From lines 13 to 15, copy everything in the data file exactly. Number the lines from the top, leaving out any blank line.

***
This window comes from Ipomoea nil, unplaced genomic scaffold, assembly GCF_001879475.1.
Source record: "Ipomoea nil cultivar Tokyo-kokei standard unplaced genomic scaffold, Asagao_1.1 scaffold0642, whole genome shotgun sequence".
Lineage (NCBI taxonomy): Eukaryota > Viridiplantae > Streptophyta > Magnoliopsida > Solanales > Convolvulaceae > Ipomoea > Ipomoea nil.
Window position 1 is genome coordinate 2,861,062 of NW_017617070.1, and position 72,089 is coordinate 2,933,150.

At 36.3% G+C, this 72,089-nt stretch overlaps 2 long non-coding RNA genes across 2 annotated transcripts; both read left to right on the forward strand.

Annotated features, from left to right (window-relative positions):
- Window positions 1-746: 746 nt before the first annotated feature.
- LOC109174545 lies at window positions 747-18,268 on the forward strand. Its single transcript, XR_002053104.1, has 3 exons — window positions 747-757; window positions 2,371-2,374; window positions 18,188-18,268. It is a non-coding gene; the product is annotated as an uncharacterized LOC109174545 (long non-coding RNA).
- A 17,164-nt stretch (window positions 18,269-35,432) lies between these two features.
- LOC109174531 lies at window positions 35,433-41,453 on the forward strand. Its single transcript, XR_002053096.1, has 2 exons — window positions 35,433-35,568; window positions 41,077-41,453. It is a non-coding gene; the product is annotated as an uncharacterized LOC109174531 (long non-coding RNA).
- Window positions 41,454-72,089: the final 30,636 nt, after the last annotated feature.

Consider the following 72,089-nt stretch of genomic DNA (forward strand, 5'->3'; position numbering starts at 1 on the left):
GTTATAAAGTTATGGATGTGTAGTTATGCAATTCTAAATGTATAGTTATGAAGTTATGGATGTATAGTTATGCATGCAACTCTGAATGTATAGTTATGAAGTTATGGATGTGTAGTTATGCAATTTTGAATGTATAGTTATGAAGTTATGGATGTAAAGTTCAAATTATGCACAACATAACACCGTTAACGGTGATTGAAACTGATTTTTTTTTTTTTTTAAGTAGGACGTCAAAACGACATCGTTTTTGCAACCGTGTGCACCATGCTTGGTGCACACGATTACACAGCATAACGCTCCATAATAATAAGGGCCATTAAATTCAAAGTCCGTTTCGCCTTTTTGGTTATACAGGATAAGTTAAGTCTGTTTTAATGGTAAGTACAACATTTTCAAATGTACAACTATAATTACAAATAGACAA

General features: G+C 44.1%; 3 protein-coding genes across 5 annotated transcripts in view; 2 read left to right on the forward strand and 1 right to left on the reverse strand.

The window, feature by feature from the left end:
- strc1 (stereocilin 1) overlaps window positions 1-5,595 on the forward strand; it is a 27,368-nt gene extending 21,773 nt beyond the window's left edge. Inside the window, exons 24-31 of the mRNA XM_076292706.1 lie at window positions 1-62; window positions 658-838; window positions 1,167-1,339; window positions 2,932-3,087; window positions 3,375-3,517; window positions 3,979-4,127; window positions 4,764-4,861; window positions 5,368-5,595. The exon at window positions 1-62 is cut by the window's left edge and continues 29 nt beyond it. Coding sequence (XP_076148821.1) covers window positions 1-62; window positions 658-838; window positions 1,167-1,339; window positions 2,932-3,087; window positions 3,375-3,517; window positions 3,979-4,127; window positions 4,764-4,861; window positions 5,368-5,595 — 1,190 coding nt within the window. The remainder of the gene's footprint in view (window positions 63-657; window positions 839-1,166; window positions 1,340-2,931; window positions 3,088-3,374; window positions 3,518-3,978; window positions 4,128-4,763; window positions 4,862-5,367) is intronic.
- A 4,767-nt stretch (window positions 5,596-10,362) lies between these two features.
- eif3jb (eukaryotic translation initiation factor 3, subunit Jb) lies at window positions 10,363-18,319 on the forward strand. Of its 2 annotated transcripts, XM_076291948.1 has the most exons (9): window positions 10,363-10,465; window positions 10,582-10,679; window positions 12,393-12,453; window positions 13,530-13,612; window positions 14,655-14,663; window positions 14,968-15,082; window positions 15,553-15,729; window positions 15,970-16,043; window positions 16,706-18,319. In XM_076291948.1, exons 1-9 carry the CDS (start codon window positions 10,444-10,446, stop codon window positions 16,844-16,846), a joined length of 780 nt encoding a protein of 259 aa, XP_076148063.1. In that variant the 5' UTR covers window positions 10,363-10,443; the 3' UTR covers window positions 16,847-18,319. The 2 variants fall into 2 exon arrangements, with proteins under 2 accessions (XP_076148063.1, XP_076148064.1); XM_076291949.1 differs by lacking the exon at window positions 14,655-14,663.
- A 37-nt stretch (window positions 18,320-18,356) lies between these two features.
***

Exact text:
GTTATAAAGTTATGGATGTGTAGTTATGCAATTCTAAATGTATAGTTATGAAGTTATGGATGTATAGTTATGCATGCAACTCTGAATGTATAGTTATGAAGTTATGGATGTGTAGTTATGCAATTTTGAATGTATAGTTATGAAGTTATGGATGTAAAGTTCAAATTATGCACAACATAACACCGTTAACGGTGATTGAAACTGATTTTTTTTTTTTTTTAAGTAGGACGTCAAAACGACATCGTTTTTGCAACCGTGTGCACCATGCTTGGTGCACACGATTACACAGCATAACGCTCCATAATAATAAGGGCCATTAAATTCAAAGTCCGTTTCGCCTTTTTGGTTATACAGGATAAGTTAAGTCTGTTTTAATGGTAAGTACAACATTTTCAAATGTACAACTATAATTACAAATAGACAA

General features: G+C 44.1%; 3 protein-coding genes across 5 annotated transcripts in view; 2 read left to right on the forward strand and 1 right to left on the reverse strand.

The window, feature by feature from the left end: